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News Wrap: Trump says he’s ‘working on’ Mueller’s questions; Abrams ends governor bid

In our news wrap Friday, President Trump said he has answered written questions from special counsel Robert Mueller but not yet submitted the answers. He assured reporters that he worked on them himself. Also, Republican Brian Kemp effectively claimed Georgia’s governor’s race when Democrat Stacey Abrams ended her bid. Abrams called alleged voter suppression tactics in the state “truly appalling.”

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  • Judy Woodruff:

    In the day's other news: There is word that North Korea has released an American that it detained last month.

    The state-run news agency identifies him as Bruce Byron Lowrance, and said that he illegally entered the country through China. Late today, the Associated Press reported that he had been put on a flight back to the United States.

    President Trump said today that he has answered written questions from Robert Mueller, the special counsel in the Russia investigation. But he said he has not yet submitted the answers. Mr. Trump spoke after a bill signing today. He gave no details about the questions, but said he worked on them himself.

  • President Donald Trump:

    My lawyers aren't working on it. I'm working on that. I write the answers. My lawyers don't write answers. I write answers.

    I was asked a series of questions. I have answered them very easily.

    You have to always be careful when you answer questions with people that probably have bad intentions. But, no, it's — the questions were very routinely answered by me.

  • Judy Woodruff:

    Meanwhile, acting Attorney General Matthew Whitaker reportedly says there is no reason to end the special counsel's Russia investigation. That is according to Senator Lindsey Graham's office.

    A spokesman says the South Carolina Republican met with Whitaker yesterday and came away reassured.

    Georgia Republican Brian Kemp effectively claimed that state's governor's race late today, when Democrat Stacey Abrams ended her bid. Abrams claimed widespread voter suppression, but said she has no legal recourse.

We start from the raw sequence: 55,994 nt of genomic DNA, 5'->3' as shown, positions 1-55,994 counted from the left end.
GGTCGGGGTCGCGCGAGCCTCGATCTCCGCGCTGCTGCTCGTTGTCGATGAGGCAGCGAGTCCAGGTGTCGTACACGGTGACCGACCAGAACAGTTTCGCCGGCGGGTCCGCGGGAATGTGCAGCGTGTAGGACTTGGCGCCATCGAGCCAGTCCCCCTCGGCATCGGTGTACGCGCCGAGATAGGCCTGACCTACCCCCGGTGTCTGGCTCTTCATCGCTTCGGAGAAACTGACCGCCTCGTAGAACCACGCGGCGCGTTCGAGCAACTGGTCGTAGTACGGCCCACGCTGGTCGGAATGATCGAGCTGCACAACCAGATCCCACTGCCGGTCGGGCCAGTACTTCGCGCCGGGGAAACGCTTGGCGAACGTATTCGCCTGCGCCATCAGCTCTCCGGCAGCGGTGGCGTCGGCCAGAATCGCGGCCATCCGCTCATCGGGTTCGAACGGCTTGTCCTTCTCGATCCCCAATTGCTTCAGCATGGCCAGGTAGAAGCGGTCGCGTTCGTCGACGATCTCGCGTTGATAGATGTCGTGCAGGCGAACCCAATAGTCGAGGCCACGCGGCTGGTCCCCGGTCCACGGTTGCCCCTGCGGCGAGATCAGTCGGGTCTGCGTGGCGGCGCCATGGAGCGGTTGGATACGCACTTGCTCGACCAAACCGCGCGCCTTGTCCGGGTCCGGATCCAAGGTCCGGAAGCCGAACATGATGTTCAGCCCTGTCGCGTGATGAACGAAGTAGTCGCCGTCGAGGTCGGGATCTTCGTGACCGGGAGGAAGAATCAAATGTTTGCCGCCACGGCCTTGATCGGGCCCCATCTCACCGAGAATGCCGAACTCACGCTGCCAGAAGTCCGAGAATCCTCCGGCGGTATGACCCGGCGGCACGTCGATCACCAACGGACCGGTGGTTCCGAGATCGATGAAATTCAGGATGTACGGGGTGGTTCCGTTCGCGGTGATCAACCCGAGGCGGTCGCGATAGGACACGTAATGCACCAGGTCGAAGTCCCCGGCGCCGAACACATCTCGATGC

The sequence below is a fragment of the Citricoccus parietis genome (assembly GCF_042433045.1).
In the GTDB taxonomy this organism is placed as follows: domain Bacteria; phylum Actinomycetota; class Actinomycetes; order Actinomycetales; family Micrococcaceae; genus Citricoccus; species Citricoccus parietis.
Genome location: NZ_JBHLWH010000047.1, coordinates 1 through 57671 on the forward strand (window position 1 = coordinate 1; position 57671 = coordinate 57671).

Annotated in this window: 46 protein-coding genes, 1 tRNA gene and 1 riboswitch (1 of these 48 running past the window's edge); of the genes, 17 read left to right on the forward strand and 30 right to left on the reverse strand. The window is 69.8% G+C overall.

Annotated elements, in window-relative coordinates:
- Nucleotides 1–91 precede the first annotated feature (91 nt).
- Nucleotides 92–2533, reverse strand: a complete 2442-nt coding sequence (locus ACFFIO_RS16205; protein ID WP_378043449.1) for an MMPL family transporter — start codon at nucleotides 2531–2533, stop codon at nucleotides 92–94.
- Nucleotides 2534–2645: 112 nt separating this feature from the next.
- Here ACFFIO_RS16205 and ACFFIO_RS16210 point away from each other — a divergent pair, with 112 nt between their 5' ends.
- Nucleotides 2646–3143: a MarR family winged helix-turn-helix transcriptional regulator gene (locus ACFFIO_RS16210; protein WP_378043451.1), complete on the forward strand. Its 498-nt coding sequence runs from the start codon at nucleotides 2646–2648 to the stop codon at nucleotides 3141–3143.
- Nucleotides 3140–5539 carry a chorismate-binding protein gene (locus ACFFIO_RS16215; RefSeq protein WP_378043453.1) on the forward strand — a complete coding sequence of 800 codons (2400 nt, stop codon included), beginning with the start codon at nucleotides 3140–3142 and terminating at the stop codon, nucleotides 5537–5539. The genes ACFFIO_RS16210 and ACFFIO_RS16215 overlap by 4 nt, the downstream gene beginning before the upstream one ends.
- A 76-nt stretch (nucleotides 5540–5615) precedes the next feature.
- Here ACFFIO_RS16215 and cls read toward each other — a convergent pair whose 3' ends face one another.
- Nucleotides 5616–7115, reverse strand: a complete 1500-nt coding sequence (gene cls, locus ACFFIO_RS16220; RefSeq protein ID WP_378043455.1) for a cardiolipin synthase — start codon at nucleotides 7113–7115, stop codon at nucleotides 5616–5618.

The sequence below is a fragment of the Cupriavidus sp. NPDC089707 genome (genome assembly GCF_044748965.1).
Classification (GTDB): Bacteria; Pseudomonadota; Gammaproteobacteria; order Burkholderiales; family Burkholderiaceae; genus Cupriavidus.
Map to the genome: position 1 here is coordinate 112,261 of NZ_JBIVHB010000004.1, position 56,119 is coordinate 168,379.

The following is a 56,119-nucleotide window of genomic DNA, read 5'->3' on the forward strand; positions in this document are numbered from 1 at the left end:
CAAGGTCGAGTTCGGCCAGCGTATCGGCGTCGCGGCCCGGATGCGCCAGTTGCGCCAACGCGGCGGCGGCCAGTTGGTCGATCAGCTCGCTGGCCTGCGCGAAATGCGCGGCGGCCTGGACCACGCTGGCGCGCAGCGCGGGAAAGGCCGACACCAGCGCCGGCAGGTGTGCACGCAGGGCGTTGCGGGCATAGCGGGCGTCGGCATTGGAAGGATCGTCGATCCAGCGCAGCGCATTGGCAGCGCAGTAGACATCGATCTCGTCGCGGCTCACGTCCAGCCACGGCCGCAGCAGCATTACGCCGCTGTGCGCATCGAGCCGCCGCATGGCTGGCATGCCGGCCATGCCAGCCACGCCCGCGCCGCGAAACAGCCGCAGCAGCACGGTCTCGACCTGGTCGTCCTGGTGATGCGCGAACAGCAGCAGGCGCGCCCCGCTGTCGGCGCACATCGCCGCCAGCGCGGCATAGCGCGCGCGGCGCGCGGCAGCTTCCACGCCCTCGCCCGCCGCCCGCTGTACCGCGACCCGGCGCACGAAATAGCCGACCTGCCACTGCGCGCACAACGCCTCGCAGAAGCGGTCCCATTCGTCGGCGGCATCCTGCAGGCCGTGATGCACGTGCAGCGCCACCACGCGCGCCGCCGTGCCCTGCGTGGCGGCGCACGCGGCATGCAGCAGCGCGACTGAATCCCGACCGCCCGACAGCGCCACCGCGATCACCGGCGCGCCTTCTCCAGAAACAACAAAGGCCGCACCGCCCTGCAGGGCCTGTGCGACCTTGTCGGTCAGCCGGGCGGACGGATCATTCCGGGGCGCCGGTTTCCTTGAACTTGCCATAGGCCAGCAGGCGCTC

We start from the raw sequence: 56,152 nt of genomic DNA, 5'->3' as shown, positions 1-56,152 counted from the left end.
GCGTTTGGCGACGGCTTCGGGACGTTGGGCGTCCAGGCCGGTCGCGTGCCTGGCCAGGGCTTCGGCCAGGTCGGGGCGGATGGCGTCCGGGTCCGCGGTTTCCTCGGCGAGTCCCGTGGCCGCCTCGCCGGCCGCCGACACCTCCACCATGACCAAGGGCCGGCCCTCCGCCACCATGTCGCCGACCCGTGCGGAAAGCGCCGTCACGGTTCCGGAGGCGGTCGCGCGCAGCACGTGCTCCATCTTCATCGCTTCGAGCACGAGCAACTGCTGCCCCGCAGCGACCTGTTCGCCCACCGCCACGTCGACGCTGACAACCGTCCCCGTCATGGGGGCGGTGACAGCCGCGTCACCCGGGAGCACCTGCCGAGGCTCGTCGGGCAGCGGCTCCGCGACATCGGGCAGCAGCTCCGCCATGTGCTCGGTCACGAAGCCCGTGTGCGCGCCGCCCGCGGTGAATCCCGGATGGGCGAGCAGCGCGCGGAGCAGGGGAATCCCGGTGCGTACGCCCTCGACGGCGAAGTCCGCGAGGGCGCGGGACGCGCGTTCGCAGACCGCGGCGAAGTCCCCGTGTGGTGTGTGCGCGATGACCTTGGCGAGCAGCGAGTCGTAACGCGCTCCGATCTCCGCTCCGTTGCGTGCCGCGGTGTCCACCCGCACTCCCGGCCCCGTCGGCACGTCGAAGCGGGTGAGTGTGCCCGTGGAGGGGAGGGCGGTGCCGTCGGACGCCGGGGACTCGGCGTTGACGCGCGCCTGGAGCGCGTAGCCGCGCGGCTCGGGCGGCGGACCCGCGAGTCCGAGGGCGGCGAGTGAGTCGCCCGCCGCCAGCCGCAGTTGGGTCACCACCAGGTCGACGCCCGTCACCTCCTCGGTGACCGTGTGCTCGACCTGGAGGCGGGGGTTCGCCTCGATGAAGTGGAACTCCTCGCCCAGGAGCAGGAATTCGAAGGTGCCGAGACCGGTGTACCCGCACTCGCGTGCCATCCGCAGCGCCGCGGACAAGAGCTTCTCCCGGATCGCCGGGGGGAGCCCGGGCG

• Stacey Abrams:

    I acknowledge that former Secretary of State Brian Kemp will be certified the victor of the 2018 gubernatorial election.

    But to watch an elected official who claims to represent the people in a state baldly pin hopes for election on the suppression of the people's democratic right to vote has been truly appalling. So let's be clear. This is not a speech of concession.

  • Judy Woodruff:

    Abrams said that she will mount a federal lawsuit against the Georgia election system for future races.

    Meanwhile, Democrats picked up another U.S. House seat in California for a net gain so far in the midterms of 37.

    President Trump president said today that he plans to nominate the acting head of the Environmental Protection Agency to be its permanent chief. Andrew Wheeler is a former coal industry lobbyist. He became acting administrator after Scott Pruitt resigned in July over an ethics scandal.

    Wall Street wound up a losing week with some modest gains today. The Dow Jones industrial average rose nearly 124 points, to close at 25413. The Nasdaq lost 11 points, and the S&P 500 added six. For the week, all three indexes dropped 1.5 percent to 2 percent.

    And seven Americans today received the Presidential Medal of Freedom, the nation's highest civilian honor. The recipients, all chosen by President Trump, included Elvis Presley, Babe Ruth, and former Supreme Court Justice Antonin Scalia, all honored posthumously.

    The four living honorees were Utah Senator Orrin Hatch, former pro-football greats Roger Staubach and Alan Page, who later served on the Minnesota Supreme Court, and philanthropist Miriam Adelson.

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